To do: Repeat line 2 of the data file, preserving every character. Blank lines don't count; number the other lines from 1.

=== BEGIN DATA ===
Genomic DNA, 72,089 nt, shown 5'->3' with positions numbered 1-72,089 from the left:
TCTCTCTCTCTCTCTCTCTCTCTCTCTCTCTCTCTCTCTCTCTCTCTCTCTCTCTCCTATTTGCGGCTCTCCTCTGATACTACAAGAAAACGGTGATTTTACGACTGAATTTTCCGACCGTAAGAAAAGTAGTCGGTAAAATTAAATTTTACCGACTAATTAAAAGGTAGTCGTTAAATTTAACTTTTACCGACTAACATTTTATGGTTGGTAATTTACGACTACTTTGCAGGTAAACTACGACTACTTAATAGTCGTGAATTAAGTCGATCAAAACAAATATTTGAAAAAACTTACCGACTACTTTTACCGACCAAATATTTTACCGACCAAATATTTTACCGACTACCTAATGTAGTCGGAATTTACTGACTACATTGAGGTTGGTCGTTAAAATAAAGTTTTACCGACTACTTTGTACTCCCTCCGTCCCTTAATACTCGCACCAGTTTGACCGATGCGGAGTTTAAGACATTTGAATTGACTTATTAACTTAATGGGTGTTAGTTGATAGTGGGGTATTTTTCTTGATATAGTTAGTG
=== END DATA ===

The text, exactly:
TCTCTCTCTCTCTCTCTCTCTCTCTCTCTCTCTCTCTCTCTCTCTCTCTCTCTCTCCTATTTGCGGCTCTCCTCTGATACTACAAGAAAACGGTGATTTTACGACTGAATTTTCCGACCGTAAGAAAAGTAGTCGGTAAAATTAAATTTTACCGACTAATTAAAAGGTAGTCGTTAAATTTAACTTTTACCGACTAACATTTTATGGTTGGTAATTTACGACTACTTTGCAGGTAAACTACGACTACTTAATAGTCGTGAATTAAGTCGATCAAAACAAATATTTGAAAAAACTTACCGACTACTTTTACCGACCAAATATTTTACCGACCAAATATTTTACCGACTACCTAATGTAGTCGGAATTTACTGACTACATTGAGGTTGGTCGTTAAAATAAAGTTTTACCGACTACTTTGTACTCCCTCCGTCCCTTAATACTCGCACCAGTTTGACCGATGCGGAGTTTAAGACATTTGAATTGACTTATTAACTTAATGGGTGTTAGTTGATAGTGGGGTATTTTTCTTGATATAGTTAGTG